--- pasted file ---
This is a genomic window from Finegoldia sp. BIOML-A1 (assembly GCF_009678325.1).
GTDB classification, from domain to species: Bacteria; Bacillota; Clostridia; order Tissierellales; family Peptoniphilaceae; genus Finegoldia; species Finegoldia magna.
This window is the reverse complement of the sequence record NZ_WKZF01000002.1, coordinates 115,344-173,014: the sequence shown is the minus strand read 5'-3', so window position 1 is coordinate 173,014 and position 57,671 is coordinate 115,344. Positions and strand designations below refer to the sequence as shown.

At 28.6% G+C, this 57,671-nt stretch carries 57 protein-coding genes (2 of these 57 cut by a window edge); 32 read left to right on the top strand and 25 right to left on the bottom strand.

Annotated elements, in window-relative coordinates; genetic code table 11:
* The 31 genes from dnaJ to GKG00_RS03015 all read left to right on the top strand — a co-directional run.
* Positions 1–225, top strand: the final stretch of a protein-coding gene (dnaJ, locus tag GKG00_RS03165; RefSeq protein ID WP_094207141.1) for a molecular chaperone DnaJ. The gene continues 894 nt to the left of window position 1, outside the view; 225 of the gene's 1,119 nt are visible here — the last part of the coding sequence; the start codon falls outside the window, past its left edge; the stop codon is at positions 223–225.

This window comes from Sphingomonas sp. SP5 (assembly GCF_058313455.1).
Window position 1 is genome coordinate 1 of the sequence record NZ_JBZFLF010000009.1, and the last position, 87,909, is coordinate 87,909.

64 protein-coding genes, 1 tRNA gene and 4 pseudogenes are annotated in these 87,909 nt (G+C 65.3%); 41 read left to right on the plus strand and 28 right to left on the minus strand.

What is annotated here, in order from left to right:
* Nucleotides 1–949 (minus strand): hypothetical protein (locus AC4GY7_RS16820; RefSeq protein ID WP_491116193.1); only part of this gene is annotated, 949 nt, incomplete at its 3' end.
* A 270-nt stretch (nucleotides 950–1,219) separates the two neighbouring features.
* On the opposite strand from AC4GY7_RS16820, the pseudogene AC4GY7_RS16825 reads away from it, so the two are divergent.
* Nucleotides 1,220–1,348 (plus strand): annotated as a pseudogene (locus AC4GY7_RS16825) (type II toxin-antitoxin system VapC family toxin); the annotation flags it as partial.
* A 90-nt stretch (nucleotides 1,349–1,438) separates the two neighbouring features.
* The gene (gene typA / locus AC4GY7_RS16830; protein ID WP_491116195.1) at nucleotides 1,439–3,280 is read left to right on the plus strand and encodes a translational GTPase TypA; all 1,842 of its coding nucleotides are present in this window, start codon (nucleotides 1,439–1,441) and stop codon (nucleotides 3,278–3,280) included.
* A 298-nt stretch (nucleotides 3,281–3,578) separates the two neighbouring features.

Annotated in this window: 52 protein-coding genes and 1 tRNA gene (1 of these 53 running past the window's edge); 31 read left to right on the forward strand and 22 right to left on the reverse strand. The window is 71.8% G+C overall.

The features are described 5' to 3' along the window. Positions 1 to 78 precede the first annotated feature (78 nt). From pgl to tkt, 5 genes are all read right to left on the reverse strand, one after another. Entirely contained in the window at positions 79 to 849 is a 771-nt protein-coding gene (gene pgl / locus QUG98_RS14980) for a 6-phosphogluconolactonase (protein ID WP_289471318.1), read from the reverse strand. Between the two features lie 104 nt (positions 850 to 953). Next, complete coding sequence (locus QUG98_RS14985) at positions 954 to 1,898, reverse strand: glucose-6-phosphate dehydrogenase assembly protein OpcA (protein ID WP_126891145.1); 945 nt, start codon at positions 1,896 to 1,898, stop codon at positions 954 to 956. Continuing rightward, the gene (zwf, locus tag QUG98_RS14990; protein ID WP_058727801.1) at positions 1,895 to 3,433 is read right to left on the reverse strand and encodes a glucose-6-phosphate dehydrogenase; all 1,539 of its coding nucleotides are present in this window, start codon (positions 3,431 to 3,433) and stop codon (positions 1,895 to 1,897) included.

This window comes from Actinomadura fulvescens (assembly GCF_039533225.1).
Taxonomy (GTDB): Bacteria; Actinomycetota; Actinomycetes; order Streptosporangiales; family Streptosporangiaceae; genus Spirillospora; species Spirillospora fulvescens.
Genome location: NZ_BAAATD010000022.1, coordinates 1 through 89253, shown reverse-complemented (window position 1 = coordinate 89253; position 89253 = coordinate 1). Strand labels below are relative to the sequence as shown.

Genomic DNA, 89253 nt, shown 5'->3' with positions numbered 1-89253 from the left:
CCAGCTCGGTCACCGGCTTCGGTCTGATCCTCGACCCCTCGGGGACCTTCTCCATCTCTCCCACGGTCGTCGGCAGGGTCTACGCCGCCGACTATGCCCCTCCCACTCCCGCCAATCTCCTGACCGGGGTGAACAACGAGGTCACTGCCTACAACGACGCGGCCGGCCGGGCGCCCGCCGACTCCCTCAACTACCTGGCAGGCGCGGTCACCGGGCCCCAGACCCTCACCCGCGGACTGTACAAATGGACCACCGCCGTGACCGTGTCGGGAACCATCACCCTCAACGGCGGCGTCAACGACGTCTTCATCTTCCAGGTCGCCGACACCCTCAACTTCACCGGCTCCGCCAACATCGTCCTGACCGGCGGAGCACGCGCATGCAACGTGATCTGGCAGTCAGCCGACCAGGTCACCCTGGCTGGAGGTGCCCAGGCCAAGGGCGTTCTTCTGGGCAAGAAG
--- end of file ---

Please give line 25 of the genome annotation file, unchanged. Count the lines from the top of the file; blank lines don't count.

CCAGCTCGGTCACCGGCTTCGGTCTGATCCTCGACCCCTCGGGGACCTTCTCCATCTCTCCCACGGTCGTCGGCAGGGTCTACGCCGCCGACTATGCCCCTCCCACTCCCGCCAATCTCCTGACCGGGGTGAACAACGAGGTCACTGCCTACAACGACGCGGCCGGCCGGGCGCCCGCCGACTCCCTCAACTACCTGGCAGGCGCGGTCACCGGGCCCCAGACCCTCACCCGCGGACTGTACAAATGGACCACCGCCGTGACCGTGTCGGGAACCATCACCCTCAACGGCGGCGTCAACGACGTCTTCATCTTCCAGGTCGCCGACACCCTCAACTTCACCGGCTCCGCCAACATCGTCCTGACCGGCGGAGCACGCGCATGCAACGTGATCTGGCAGTCAGCCGACCAGGTCACCCTGGCTGGAGGTGCCCAGGCCAAGGGCGTTCTTCTGGGCAAGAAG